As early as I can remember I loved to color and draw, recreating the scenes from Lady and the Tramp and dreaming of a career with Walt Disney, or trying to draw Rocky and Bullwinkle like Doug, who sat next to me in 7th grade.
I have always been driven by a need to create. No matter what else is going on, some piece of artwork is always in progress. I have worked in many areas such as drawing, painting, weaving, sewing, doll making, quilting, and collage. Children’s stories are always in progress and characters insinuate their way into my brain.
Whimsical illustration would best describe my current focus. I am constantly drawing animals doing people-like activities with a bit of a giggle mixed in. I have written, painted and published 6 children’s storybooks. I have also published a picture book memoir of living in Yellow Springs.
Nowadays, I draw my illustrations by hand or directly on computer and then paint them digitally. I print them using archival inks and archival matte paper. I work on an Apple computer in Photoshop using a digitizer and pen. I can use this pen as a pencil, brush, or an airbrush and have access to endless colors. The computer affords me a flexibility I didn’t have when working with pen and ink. Having learned to use the computer while working for 15 years drawing home building plans, I found it incredibly liberating to start using it for my art. I can build my image as you would build a story, layer by layer. I can size and rework my compositions. I can store and reuse characters. And I always like to note: no animals were injured in the making of this art.
I was born and lived my childhood on Westmoreland near 7 Mile and Evergreen, in Detroit, Michigan. When I was a teenager, I was transplanted a number of times. We moved to Arlington Heights, Illinois, a Chicago suburb; to Westport, Connecticut, an hour’s train ride from New York City; and Mound, Minnesota outside of Minneapolis. I think I gained a lot from the changes and from meeting new people, but the starting over so many times, in such large ponds, made me feel invisible.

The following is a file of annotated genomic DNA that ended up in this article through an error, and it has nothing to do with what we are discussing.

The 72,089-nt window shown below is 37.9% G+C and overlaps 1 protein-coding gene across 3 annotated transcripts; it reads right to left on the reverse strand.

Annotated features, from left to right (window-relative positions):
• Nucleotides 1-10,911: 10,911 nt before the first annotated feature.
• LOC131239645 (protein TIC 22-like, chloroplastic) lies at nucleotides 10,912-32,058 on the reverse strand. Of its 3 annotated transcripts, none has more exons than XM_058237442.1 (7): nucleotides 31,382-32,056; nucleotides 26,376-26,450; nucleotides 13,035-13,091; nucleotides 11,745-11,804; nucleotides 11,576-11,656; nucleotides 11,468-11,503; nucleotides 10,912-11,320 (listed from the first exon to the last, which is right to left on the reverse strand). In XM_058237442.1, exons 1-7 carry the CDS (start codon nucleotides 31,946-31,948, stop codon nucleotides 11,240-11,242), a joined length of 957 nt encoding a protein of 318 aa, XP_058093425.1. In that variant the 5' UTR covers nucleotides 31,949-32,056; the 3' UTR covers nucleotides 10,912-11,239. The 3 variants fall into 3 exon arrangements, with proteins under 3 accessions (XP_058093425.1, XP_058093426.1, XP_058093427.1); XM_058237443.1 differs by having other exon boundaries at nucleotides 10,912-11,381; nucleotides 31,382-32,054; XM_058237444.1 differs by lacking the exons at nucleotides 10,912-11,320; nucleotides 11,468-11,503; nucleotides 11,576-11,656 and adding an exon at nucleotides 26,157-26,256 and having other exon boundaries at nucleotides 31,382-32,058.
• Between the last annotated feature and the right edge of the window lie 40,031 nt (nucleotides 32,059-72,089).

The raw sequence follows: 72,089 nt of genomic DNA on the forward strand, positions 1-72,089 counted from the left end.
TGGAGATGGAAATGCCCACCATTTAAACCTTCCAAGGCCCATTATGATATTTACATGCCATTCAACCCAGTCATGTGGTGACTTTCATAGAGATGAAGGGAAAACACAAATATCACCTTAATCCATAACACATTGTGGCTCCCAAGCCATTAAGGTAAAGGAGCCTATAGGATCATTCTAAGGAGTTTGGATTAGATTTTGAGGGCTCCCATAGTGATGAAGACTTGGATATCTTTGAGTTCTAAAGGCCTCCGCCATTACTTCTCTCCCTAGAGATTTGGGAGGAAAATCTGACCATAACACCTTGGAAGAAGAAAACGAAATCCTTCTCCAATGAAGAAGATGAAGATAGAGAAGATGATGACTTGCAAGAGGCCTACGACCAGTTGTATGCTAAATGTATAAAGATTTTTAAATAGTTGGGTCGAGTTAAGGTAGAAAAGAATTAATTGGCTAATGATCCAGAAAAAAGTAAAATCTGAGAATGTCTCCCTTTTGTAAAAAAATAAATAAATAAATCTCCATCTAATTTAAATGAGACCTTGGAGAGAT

I found myself in the small village of Yellow Springs in 1972 after marrying Hays, my high school sweetheart. He was attending Antioch College and I became an Antioch spouse. A bit shy, a bit of an introvert, I was not sure I would ever fit in, even in this smaller pond. Like a turtle, I would peek my head out now and then, only to retreat back into my shell, but I went on living my life, building a family, and making a home. All the while I was working on my art.
In the summer of 1972 Annie and I ran a traveling arts and crafts program called Caravan Crafts funded by a grant from The Ohio Arts Council. We carried art supplies from playground to parking lot to community center, hoping to inspire any child who came to participate. During these early years I also worked at the local children’s center which inspired me to begin work on my own children’s book, Six small Rabbits.
In 1974 after returning from my husband’s co-op in Arizona, where we saw beautiful Navaho weavings, I found work outside of town at a shop called Yellow Springs Strings. It was there that I learned to spin yarn and weave, blending the wonderful, colorful yarns into blankets and scarves. Then in 1975, after the birth of our daughter, I wove my way through mommy groups into a quilting group. In the early ‘80s I joined a new artist’s cooperative, Village Artisans and sold some of my quilted wall hangings during that first year. To this day, I still love to piece together colors and shapes.
In the mid 1980s I worked at Bingenheimer Design doing paste up and type setting on computer. This led to a chance at designing a sign for a new housing development. 1988 brought a chance to work for local builders drafting house construction plans on computer and that led me to my own business, KatCAD. I worked at that for about 15 years. This work, along with our old home, whose beauty we were trying to rediscover, monopolized all of my creative time for quite a while.